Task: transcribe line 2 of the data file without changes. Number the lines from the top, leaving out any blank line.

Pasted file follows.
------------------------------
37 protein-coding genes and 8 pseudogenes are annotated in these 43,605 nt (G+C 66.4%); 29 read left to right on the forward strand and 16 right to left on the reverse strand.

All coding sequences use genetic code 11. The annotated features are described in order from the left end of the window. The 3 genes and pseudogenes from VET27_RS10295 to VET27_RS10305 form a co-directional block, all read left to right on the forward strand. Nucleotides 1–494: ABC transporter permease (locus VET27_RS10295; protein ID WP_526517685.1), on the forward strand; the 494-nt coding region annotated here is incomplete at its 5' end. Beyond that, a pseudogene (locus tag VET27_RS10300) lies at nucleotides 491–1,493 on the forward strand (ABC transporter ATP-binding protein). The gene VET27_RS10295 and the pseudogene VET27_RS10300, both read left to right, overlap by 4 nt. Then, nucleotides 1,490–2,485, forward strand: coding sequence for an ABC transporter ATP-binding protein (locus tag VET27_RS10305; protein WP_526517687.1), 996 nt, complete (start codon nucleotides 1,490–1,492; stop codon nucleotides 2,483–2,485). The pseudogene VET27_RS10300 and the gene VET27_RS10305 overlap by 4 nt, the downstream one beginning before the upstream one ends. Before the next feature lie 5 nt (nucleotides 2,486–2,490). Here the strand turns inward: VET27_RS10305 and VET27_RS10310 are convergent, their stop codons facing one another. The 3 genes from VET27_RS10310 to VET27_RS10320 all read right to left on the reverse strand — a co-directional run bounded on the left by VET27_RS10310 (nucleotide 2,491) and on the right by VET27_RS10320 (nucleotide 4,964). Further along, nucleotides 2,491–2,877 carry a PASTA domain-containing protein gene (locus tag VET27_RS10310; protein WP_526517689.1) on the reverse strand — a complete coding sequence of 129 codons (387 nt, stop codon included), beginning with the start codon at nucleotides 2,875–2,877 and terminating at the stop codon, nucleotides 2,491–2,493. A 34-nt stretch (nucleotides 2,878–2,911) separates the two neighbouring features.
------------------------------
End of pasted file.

All coding sequences use genetic code 11. The annotated features are described in order from the left end of the window. The 3 genes and pseudogenes from VET27_RS10295 to VET27_RS10305 form a co-directional block, all read left to right on the forward strand. Nucleotides 1–494: ABC transporter permease (locus VET27_RS10295; protein ID WP_526517685.1), on the forward strand; the 494-nt coding region annotated here is incomplete at its 5' end. Beyond that, a pseudogene (locus tag VET27_RS10300) lies at nucleotides 491–1,493 on the forward strand (ABC transporter ATP-binding protein). The gene VET27_RS10295 and the pseudogene VET27_RS10300, both read left to right, overlap by 4 nt. Then, nucleotides 1,490–2,485, forward strand: coding sequence for an ABC transporter ATP-binding protein (locus tag VET27_RS10305; protein WP_526517687.1), 996 nt, complete (start codon nucleotides 1,490–1,492; stop codon nucleotides 2,483–2,485). The pseudogene VET27_RS10300 and the gene VET27_RS10305 overlap by 4 nt, the downstream one beginning before the upstream one ends. Before the next feature lie 5 nt (nucleotides 2,486–2,490). Here the strand turns inward: VET27_RS10305 and VET27_RS10310 are convergent, their stop codons facing one another. The 3 genes from VET27_RS10310 to VET27_RS10320 all read right to left on the reverse strand — a co-directional run bounded on the left by VET27_RS10310 (nucleotide 2,491) and on the right by VET27_RS10320 (nucleotide 4,964). Further along, nucleotides 2,491–2,877 carry a PASTA domain-containing protein gene (locus tag VET27_RS10310; protein WP_526517689.1) on the reverse strand — a complete coding sequence of 129 codons (387 nt, stop codon included), beginning with the start codon at nucleotides 2,875–2,877 and terminating at the stop codon, nucleotides 2,491–2,493. A 34-nt stretch (nucleotides 2,878–2,911) separates the two neighbouring features.